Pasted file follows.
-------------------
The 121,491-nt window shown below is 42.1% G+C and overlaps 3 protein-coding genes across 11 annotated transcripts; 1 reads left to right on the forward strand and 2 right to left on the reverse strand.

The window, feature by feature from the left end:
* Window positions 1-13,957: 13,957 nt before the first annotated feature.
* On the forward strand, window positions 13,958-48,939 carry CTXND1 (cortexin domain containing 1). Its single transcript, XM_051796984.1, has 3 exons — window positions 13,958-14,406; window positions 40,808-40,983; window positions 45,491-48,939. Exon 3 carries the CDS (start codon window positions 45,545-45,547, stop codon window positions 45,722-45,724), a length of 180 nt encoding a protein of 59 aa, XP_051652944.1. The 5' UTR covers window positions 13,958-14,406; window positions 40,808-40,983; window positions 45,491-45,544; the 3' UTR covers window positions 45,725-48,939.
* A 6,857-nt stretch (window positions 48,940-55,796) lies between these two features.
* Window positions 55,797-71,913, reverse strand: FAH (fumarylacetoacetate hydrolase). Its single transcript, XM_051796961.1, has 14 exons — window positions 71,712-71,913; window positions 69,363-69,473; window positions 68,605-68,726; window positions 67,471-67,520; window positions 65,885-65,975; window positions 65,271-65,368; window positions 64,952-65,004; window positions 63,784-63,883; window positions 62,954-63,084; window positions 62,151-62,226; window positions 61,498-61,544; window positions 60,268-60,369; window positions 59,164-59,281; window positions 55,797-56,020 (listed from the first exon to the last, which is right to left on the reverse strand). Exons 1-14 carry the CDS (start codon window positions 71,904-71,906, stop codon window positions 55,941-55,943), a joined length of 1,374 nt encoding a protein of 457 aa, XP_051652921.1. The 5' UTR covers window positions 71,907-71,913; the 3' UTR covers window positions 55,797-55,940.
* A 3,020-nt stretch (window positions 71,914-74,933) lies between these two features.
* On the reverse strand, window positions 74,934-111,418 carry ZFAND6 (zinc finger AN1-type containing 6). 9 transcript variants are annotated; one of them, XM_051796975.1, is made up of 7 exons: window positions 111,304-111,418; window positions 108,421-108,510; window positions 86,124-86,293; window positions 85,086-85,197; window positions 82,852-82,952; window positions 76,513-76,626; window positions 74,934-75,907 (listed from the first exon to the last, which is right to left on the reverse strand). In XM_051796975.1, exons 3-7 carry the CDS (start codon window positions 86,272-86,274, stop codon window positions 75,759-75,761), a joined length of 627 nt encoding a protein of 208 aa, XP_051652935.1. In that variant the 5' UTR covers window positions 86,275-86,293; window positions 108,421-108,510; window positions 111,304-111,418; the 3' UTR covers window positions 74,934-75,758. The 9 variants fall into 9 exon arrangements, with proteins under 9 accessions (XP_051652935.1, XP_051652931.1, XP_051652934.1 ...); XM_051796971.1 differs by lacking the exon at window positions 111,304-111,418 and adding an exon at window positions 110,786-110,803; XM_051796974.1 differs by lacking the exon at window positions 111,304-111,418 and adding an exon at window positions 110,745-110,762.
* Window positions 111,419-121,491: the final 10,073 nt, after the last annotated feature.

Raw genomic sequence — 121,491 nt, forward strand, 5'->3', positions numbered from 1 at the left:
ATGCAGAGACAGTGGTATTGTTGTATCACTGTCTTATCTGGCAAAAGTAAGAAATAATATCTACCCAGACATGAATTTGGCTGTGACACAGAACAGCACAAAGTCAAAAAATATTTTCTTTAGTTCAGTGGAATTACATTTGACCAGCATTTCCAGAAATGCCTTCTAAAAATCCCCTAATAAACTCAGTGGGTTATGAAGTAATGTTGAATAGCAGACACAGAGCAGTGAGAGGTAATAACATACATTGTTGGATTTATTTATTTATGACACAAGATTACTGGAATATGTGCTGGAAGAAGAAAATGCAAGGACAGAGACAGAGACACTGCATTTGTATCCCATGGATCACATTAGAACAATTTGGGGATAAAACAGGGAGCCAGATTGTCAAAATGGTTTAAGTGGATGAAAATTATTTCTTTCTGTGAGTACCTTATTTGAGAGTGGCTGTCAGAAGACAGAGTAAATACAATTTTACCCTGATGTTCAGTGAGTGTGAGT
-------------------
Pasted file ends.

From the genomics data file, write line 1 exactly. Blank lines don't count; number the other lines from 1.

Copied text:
The 121,491-nt window shown below is 42.1% G+C and overlaps 3 protein-coding genes across 11 annotated transcripts; 1 reads left to right on the forward strand and 2 right to left on the reverse strand.